Wednesday, March 13, 2013

After the Apocalypse--according to DC

This week we will look at one of several post-apocalyptic futures set in the DC Comics universe. Next week, we'll visit the Marvel Universe to see what sort of horrors the future offers us there.

Setting stories in a variety of possible futures is a common trope in both DC and Marvel. And, when you think about it, it's not surprising that so many possible futures within these universes are so horrific. If you don't have conflict, you don't have drama. Wrecking civilization is a great way to generate conflict.

When Jack Kirby went to DC in the early 1970s, one of several characters he created was Kamandi, The Last Boy on Earth. Editor Carmen Infantino had tried to acquire the comic book rights for The Planet of the Apes. He failed (Marvel got the rights instead) and so he asked Kirby to create something similar. 

The result is my personal favorite of his DC characters. Kirby’s imaginative, kinetic artwork is always fun to look at, regardless of the subject matter, but he was at his best when he had room to get as science-fictiony as possible. Kamandi was set in the future, after some never-explained catastrophe has destroyed civilization. Now intelligent animals ruled the Earth, while most humans had been reduced to sub-intelligence and dropped quite a few notches down the food chain. The series gave Kirby a chance to draw everything from bipedal wolves armed with machine guns to futuristic vehicles to flying sharks. It was, in other words, a near-perfect world for him to play in.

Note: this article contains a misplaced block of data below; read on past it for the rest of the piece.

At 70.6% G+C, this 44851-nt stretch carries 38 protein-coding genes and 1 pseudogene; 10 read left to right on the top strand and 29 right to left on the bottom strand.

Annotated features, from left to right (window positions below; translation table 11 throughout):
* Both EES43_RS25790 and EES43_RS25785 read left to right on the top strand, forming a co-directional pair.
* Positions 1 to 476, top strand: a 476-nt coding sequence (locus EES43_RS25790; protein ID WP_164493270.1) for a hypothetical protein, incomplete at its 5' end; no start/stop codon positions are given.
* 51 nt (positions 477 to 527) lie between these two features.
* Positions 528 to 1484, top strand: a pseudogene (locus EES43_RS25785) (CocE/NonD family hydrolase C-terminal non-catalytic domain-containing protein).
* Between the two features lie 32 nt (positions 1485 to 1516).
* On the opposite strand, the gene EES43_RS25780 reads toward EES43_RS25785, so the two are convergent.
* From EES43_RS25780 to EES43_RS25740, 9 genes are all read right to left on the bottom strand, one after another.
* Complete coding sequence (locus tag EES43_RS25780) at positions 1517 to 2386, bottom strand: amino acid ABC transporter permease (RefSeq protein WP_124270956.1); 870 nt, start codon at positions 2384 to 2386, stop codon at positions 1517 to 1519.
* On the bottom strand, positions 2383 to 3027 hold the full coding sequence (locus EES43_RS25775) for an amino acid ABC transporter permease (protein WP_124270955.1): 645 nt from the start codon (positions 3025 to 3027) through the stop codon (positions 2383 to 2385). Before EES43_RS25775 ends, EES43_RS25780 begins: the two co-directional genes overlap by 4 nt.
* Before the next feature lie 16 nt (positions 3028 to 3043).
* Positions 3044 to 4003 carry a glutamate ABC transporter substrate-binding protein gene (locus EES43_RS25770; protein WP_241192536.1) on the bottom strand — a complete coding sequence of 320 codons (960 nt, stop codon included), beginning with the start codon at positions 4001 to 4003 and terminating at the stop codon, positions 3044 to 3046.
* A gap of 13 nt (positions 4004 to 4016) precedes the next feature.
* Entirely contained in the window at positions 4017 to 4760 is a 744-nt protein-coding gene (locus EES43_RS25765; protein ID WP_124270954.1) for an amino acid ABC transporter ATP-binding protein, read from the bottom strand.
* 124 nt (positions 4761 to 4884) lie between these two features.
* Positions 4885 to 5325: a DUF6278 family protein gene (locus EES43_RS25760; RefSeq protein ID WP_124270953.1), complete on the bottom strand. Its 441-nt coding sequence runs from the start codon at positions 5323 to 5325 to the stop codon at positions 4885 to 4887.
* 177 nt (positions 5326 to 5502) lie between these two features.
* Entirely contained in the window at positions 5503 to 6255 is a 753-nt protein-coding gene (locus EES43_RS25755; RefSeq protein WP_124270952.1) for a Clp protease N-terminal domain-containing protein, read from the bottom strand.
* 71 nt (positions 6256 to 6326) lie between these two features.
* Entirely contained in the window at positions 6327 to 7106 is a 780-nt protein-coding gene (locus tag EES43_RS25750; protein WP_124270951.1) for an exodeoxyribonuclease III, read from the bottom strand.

Poor Kamandi, a fashion-challenged teenager and one of the few intelligent humans left, wandered from one location to another and regularly got himself into an awful lot of trouble. In the three issues we’ll be discussing (Kamandi 21-23--September - November 1974), he becomes a soldier in a war between dolphins and killer whales

The action picks up in the first panel, along the shore of a sea where most of the Midwestern USA used to be, with Kamandi getting involved in a fight to protect a dolphin named Inspector Zeel. Menaced soon after that by a giant crab, Kamandi opts to join up with Zeel for mutual protection.

Zeel is being carried in a water-filled container by his inarticulate human body guard. The companions must trek across a radioactive landscape, where they are attacked by Neanderthals and Zeel is almost killed. Finally, they reach “Seaway,” the underwater home of the dolphins. Here Kamandi is reunited with Ben Boxer, Steve and Renzi, three mutant humans with whom he had traveled for a time in earlier issues. These three have the ability to transform their bodies into steel.

Kamandi learns that the dolphins are at war with the killer whales, with both sides using humans as soldiers. After a young dolphin who befriended Kamandi is killed, the Last Boy on Earth decides to himself join the fight. He soon finds himself trying to track down The Red Baron, an enemy human who uses his underwater craft to perform deadly hit-and-run raids.